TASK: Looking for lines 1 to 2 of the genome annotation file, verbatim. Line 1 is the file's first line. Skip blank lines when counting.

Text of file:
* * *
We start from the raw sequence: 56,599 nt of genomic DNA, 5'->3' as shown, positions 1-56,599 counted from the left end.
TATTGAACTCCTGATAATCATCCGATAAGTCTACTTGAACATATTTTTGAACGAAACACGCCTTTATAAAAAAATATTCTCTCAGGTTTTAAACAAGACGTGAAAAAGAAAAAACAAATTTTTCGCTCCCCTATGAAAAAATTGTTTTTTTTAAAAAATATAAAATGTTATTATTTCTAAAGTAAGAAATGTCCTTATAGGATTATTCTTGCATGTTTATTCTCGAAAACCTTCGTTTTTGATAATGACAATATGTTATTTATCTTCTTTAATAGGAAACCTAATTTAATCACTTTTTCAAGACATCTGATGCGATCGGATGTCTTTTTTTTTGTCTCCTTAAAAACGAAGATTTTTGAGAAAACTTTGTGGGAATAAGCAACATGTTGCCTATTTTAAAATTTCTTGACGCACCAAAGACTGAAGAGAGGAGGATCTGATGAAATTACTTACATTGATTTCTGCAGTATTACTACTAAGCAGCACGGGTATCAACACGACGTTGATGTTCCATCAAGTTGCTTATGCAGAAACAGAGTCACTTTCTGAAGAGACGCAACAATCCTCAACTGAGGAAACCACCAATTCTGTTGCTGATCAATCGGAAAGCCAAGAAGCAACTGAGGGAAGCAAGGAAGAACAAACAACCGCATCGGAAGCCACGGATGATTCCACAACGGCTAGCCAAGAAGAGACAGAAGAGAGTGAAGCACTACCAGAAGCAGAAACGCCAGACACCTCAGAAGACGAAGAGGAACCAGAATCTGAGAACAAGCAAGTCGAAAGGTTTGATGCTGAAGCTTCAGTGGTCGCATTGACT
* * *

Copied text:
We start from the raw sequence: 56,599 nt of genomic DNA, 5'->3' as shown, positions 1-56,599 counted from the left end.
TATTGAACTCCTGATAATCATCCGATAAGTCTACTTGAACATATTTTTGAACGAAACACGCCTTTATAAAAAAATATTCTCTCAGGTTTTAAACAAGACGTGAAAAAGAAAAAACAAATTTTTCGCTCCCCTATGAAAAAATTGTTTTTTTTAAAAAATATAAAATGTTATTATTTCTAAAGTAAGAAATGTCCTTATAGGATTATTCTTGCATGTTTATTCTCGAAAACCTTCGTTTTTGATAATGACAATATGTTATTTATCTTCTTTAATAGGAAACCTAATTTAATCACTTTTTCAAGACATCTGATGCGATCGGATGTCTTTTTTTTTGTCTCCTTAAAAACGAAGATTTTTGAGAAAACTTTGTGGGAATAAGCAACATGTTGCCTATTTTAAAATTTCTTGACGCACCAAAGACTGAAGAGAGGAGGATCTGATGAAATTACTTACATTGATTTCTGCAGTATTACTACTAAGCAGCACGGGTATCAACACGACGTTGATGTTCCATCAAGTTGCTTATGCAGAAACAGAGTCACTTTCTGAAGAGACGCAACAATCCTCAACTGAGGAAACCACCAATTCTGTTGCTGATCAATCGGAAAGCCAAGAAGCAACTGAGGGAAGCAAGGAAGAACAAACAACCGCATCGGAAGCCACGGATGATTCCACAACGGCTAGCCAAGAAGAGACAGAAGAGAGTGAAGCACTACCAGAAGCAGAAACGCCAGACACCTCAGAAGACGAAGAGGAACCAGAATCTGAGAACAAGCAAGTCGAAAGGTTTGATGCTGAAGCTTCAGTGGTCGCATTGACT